The change of time zone that comes with my current business travels in the US allowed me to take part in the Twitter Book Club discussion (#tbc) on Monday 15th June 9pm EST. Although there is nothing to stop me taking part from the UK, I’m not entirely sure in normal circumstances I’d want it to be visible to my friends, family & colleagues that I’d been wide awake tweeting between 2-3am GMT. Insomnia is public in Twitter.
Monday’s #tbc was a fascinating hour (anyone on Twitter can see the exchanges posted by searching on #tbc). The discussion was of Lloyd Jones’ novel Mr Pip, first published in 2006 – so a book that has been doing the rounds for some time. (I embarrassed myself by enthusing about it at home last week whereupon Ellie (15) rolled her eyes and replied “I read it last year and told you it’s great….”)
Mr Pip was a smart choice for #tbc. Short, compelling, well-paced, full of ambiguities and unanswered questions, redolent with literary references (which while they can enhance enjoyment of the book, don’t detract if the reader is unfamiliar with them). The hour-long session produced some intriguing posts (not least the revelation that @MissLiberty has her mother up for sale on Craig’s List). But I’m not sure I’d call it a “conversation” in any conventional sense. Was it a book group? Well – in one sense, yes – we were a group of people focussing on the same book at the same time. And yes I’ve taken away some new ideas and thoughts that have increased my enjoyment of a great book that were not derived from my own individual reading.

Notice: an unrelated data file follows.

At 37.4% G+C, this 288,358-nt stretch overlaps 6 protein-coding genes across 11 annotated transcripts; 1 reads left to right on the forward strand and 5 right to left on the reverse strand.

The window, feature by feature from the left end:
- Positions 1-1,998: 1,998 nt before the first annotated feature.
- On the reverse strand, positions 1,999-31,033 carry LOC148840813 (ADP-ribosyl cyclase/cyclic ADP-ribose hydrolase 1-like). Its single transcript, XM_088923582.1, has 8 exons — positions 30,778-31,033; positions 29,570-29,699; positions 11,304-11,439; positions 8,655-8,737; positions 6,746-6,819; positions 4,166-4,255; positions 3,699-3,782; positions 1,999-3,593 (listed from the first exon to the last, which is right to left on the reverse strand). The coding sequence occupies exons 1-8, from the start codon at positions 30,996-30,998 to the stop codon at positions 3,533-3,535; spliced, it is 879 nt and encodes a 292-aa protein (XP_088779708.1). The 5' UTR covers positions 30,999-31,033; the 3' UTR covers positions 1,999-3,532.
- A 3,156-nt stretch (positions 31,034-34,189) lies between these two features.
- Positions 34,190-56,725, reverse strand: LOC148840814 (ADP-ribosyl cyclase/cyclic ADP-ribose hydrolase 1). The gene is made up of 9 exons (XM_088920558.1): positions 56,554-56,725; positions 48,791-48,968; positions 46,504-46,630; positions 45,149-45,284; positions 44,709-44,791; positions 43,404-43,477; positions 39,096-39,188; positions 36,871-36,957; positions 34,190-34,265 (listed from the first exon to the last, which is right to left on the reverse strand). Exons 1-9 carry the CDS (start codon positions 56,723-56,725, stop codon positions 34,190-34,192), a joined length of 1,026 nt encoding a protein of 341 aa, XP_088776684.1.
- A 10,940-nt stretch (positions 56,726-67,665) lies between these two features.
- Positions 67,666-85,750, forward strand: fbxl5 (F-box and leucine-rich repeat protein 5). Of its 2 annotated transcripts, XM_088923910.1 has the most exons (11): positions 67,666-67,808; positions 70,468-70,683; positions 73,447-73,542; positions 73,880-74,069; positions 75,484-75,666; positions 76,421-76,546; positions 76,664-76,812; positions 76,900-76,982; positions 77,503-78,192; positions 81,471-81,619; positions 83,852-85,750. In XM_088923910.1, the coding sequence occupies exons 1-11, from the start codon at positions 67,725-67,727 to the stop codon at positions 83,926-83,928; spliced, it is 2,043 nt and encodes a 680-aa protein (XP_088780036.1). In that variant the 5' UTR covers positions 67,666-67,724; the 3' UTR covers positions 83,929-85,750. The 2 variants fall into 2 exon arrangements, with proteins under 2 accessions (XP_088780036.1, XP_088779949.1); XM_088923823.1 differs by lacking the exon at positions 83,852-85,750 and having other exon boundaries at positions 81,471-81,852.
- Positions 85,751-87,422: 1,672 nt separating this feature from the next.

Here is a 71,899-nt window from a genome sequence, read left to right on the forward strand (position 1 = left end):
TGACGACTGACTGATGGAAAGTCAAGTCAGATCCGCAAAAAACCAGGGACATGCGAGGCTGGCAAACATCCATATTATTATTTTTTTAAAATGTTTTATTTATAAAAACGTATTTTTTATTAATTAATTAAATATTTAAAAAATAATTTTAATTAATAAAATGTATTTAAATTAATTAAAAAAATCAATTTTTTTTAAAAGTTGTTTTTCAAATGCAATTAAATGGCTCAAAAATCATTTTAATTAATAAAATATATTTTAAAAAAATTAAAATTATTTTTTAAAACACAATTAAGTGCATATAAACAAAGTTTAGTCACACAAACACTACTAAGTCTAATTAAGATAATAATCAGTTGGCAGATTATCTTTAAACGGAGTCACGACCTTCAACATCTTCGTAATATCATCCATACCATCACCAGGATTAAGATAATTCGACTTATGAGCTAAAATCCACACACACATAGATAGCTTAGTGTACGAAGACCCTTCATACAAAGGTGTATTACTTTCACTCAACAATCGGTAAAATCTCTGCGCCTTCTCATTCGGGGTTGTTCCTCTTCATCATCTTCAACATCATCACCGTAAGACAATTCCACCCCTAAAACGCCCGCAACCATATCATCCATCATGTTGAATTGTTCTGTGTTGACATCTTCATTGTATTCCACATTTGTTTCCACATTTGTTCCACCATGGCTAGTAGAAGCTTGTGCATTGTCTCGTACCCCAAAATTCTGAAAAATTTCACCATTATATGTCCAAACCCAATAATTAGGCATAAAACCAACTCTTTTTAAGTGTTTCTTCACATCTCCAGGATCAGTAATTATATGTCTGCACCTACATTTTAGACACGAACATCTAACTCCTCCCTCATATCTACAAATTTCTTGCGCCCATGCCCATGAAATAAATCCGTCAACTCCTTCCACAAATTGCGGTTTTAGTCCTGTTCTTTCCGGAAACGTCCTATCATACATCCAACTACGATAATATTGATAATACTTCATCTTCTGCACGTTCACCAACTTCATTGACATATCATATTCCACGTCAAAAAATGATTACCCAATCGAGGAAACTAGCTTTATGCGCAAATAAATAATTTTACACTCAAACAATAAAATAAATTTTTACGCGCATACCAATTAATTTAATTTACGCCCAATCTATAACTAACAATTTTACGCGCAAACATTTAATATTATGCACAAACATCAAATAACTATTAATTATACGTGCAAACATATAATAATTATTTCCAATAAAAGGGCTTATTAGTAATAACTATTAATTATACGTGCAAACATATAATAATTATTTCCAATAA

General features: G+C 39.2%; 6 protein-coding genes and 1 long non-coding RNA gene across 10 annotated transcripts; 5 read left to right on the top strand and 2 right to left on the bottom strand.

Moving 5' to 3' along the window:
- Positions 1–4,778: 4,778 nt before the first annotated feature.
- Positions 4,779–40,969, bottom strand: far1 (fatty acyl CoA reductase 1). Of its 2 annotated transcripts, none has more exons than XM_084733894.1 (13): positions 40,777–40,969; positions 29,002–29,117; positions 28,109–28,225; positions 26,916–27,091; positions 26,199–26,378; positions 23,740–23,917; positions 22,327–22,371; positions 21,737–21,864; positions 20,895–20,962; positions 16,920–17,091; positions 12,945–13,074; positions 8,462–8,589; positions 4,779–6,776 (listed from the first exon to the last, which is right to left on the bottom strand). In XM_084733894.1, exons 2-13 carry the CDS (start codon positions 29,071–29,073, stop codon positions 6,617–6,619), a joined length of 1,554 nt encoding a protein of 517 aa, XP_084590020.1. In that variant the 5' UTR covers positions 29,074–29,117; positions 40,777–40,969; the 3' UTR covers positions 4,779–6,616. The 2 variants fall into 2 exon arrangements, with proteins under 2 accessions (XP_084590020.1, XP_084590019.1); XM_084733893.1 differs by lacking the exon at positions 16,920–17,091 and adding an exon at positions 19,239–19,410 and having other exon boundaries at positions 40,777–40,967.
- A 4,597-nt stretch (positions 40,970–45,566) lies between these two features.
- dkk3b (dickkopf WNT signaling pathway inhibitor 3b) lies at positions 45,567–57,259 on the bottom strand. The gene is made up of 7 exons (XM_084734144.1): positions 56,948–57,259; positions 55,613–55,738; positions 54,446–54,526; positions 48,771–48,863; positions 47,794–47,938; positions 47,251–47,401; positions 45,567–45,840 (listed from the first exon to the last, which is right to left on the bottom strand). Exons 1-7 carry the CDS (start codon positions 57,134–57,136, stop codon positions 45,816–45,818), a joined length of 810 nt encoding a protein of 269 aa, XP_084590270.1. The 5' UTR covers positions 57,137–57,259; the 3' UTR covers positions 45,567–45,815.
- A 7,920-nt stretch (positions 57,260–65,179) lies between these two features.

Yet discussing a book with others in Twitter in a compressed time frame presents a number of challenges, the first of which is simply remembering to include the hashtag in each post. Forget the hashtag and no-one in the group will see your comments unless they happen to be following your tweets anyway. Using Tweetdeck helps as it enables the participant to create a separate #tbc column. Furthermore it seems to me there are four simultaneous and sometimes counteractive pressures in play when participating in such an event in Twitter: listening (reading), posting, chronology and speed. As the tweet stream emerges, framing an intelligent response in a 140-character bite quickly enough for it to arrive in anything like a logical juxtaposition to the tweet that prompted it is extremely challenging. Indeed it could be seen as an interactive art form all of its own. Forget Haiku: 140 character posts under speed in response to others are more difficult than 3-5-3 or even 5-7-5 syllables. The result is almost like the transcript of an intriguing discussion that someone has taken a pair of scissors to and randomly reorganised.
For those who haven’t read Mr Pip, I don’t want to give the plot away. However I will say that it is set on an island torn by civil-war and includes a violent scene including butchery and pigs. At one point I tweeted that both islands and pigs are freighted in literary terms because of the reference to Lord of the Flies. Since then, re-reading the #tbc tweetstream, I have realised that the whole #tbc concept has another fundamental parallel with Golding’s novel. Whilst I enjoyed participating, and will certainly do so again, insomnia permitting, at no point was it clear who was “holding the conch”. In a face-to-face group there is a joint focus on each person as they speak that simply is not possible in Twitter. So as things stand I’m divided over whether I’m frustrated by the limitations of or excited by the possibilities for using Twitter to encourage engagement with books. Why not join in and let me know what you think…?
The short-form content resurgence
1 day ago